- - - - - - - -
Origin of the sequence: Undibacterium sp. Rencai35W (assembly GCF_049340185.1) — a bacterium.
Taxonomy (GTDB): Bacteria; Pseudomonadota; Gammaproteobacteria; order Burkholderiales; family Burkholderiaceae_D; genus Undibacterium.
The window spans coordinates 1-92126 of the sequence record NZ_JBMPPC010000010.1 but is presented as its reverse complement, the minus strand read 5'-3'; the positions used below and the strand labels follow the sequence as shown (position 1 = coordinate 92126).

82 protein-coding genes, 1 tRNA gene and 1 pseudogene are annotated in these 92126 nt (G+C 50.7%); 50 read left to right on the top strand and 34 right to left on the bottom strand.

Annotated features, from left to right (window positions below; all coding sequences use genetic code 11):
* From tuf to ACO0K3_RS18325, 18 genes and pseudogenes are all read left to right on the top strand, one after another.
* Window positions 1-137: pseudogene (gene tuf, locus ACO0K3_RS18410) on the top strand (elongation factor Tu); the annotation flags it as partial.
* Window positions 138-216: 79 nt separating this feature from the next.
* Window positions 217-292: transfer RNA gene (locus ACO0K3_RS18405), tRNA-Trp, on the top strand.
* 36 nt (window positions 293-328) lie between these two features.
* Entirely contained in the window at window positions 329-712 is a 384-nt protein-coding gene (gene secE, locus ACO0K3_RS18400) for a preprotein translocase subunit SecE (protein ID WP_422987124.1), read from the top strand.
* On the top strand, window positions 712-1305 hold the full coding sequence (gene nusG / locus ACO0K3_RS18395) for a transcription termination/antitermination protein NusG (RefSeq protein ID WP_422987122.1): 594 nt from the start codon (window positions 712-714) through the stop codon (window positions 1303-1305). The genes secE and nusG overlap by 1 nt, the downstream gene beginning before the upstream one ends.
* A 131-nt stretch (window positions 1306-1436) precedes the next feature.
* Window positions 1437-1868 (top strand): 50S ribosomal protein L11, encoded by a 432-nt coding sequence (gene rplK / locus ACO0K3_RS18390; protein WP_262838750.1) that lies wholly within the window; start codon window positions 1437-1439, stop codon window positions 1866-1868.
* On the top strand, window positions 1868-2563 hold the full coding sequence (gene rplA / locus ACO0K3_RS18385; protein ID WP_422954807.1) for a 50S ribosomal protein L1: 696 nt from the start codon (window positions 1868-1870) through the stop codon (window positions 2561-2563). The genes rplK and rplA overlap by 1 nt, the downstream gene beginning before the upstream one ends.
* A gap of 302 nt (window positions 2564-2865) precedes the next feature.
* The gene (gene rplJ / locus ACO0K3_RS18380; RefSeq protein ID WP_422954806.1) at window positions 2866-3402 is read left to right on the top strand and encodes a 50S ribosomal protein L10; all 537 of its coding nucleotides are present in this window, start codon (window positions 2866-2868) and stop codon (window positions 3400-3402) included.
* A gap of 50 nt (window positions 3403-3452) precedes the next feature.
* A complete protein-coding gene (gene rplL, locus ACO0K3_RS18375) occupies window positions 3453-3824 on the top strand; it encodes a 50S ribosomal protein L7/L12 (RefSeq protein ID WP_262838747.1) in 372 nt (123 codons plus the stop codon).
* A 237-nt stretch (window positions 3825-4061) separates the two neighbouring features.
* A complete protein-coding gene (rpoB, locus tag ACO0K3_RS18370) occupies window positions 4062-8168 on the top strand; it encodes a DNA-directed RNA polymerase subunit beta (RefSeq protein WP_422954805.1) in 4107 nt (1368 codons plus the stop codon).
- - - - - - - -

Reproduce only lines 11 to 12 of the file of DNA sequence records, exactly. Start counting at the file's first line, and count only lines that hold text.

* Entirely contained in the window at window positions 329-712 is a 384-nt protein-coding gene (gene secE, locus ACO0K3_RS18400) for a preprotein translocase subunit SecE (protein ID WP_422987124.1), read from the top strand.
* On the top strand, window positions 712-1305 hold the full coding sequence (gene nusG / locus ACO0K3_RS18395) for a transcription termination/antitermination protein NusG (RefSeq protein ID WP_422987122.1): 594 nt from the start codon (window positions 712-714) through the stop codon (window positions 1303-1305). The genes secE and nusG overlap by 1 nt, the downstream gene beginning before the upstream one ends.